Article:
In July, the LA Dodgers found themselves with the best record in the entire league, and were on top of the NL West by as many as 9 games. Then August’s 11-13 record came, and now the Blue Crew finds itself in the thick of a division race with the Rockies and Giants bearing down (Bobby Thompson anyone? Great MASH episode). With just a three-game lead on the division, there’s no doubt the home stretch is going to be nerve-wracking for Dodger fans, but is there reason to relax a little? Never…you’re Dodger fans.
Dodger pitching has been excellent all season, and their defense is playing much better than in past years according the Fangraphs’ UZR ratings. Interestingly, LA is actually allowing less runs per game in August than during the better part of its season. While their ERA is good, often times luck factors can make that a deceptive stat. Punching some numbers into my ERA predictor, Dodger fortunes have leveled out nicely this season, so there’s no reason to expect a relapse (barring the ever dangerous bad luck, of course). Since defense is not the culprit of a declining lead in the West, it must be during the other half of each inning that the Dodgers are losing it.
August has seen a slight decline in run scoring for Joe Torre’s sluggers, from 4.9 runs/game down to 4.5. Are players just not getting it done? Are they bored because they’ve gone out and done the same damn thing for 127 games? Not likely, seeing as they are in the thick of a playoff race, and their roster has a nice combination of experience and youth. So they’re a bunch of choke artists? Probably not. In fact they are on pace for more home runs in August than any other month this season.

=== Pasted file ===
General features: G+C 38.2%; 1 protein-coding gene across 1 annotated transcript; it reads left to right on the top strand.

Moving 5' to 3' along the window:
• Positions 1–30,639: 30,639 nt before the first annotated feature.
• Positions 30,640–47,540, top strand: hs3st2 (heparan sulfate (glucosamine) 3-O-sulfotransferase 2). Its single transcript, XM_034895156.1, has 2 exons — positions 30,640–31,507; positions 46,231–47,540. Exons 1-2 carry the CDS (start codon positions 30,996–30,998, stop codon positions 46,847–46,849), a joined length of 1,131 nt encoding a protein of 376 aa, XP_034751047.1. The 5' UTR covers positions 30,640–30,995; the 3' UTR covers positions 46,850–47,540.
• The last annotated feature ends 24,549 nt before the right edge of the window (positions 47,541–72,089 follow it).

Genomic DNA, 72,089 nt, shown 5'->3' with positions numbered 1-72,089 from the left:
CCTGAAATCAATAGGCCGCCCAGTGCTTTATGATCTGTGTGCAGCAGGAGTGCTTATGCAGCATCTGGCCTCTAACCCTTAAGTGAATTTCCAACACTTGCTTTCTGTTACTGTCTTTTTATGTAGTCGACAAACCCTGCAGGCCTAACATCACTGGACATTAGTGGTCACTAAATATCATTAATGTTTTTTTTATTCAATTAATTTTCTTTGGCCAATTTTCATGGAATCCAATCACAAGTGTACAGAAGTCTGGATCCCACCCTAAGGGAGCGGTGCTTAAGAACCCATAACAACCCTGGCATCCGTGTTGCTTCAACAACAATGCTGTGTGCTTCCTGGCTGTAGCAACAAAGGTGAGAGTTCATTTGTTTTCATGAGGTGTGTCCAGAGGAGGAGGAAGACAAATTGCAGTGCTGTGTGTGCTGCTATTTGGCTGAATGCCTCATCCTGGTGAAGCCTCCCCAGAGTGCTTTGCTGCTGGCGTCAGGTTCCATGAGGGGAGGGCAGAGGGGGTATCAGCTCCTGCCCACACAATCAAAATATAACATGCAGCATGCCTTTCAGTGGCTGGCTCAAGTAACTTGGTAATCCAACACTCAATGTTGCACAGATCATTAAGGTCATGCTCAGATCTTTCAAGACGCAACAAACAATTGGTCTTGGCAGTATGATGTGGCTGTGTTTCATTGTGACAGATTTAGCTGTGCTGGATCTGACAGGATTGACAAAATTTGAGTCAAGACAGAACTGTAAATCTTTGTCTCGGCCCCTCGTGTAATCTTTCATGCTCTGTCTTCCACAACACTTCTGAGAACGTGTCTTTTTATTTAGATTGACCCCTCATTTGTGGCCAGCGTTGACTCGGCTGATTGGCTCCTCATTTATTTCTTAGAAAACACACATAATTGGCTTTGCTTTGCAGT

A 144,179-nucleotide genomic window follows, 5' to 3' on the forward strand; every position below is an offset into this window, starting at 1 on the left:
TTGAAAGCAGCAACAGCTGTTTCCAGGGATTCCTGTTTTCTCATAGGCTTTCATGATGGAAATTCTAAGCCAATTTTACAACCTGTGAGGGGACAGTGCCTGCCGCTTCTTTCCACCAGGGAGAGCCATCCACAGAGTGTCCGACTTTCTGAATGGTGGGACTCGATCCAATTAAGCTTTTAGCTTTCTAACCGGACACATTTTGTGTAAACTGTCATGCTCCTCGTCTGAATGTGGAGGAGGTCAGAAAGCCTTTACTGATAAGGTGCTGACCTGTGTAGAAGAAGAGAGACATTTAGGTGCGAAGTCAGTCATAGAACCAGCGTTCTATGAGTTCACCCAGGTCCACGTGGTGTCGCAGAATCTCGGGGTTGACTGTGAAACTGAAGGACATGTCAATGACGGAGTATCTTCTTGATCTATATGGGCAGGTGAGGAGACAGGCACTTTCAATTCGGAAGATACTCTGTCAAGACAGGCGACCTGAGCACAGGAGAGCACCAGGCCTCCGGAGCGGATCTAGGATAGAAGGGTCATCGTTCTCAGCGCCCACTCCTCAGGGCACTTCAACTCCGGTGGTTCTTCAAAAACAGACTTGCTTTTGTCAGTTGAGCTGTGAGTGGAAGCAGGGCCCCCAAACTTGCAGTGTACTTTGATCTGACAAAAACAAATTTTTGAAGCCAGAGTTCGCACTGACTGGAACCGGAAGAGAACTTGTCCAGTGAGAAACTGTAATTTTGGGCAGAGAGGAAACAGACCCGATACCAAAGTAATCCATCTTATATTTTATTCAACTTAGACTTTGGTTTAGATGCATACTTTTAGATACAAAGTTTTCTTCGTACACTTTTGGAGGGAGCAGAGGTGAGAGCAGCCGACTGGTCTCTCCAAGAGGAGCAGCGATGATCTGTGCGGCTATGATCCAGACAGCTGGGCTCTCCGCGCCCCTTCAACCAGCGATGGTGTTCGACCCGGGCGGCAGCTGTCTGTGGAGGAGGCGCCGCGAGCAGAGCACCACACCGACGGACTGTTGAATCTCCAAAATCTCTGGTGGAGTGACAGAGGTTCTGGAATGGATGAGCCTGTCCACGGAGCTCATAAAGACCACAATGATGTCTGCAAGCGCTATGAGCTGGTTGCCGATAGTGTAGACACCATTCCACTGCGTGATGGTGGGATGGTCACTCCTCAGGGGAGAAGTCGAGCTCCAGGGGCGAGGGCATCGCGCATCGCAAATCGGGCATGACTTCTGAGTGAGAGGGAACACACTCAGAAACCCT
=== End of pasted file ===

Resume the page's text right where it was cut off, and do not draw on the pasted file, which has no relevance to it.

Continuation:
The biggest difference in offensive statistics for August is their batting average on balls in play (BABIP). This is the batting average on everything that’s not a home run or a strike out, measuring the ability to reach base safely on balls that the defense could hypothetically make a play on. While BABIP tends to roam up and down randomly, it just about always returns to a team’s long-term average. August has brought the Dodger’s offense some bad luck in the form of a slightly low BABIP, and there’s no reason to expect it to stay that low.
Overall, even with a relatively poor offensive month, the Dodgers are still outscoring opponents by 1.2 runs per game in August, a figure that is actually better than their season run differential! So how are they losing? Some might blame poor clutch performance, arguing that the Dodgers are beating teams by a ton, then losing the close ones. While this is probably true, the culprit is not likely anything they have much control over. Studies have shown that clutch hitting is a myth, and I have done studies showing an extremely strong correlation between run differential and win-loss record. Basically the Dodgers should have been about 16-8, but poorly timed scoring led to their 11-13 record.
Though arguing bad luck won’t change the team’s record now, Dodger fans rejoice in the fact that luck doesn’t accumulate. This means that your team is likely to win 60% of its games from here on out, taking the division by 5 games. Now that I’ve written this, there’s no doubt that Ethier and Loney will collide going for a ball in foul territory. There, now I’ve balanced out the karma.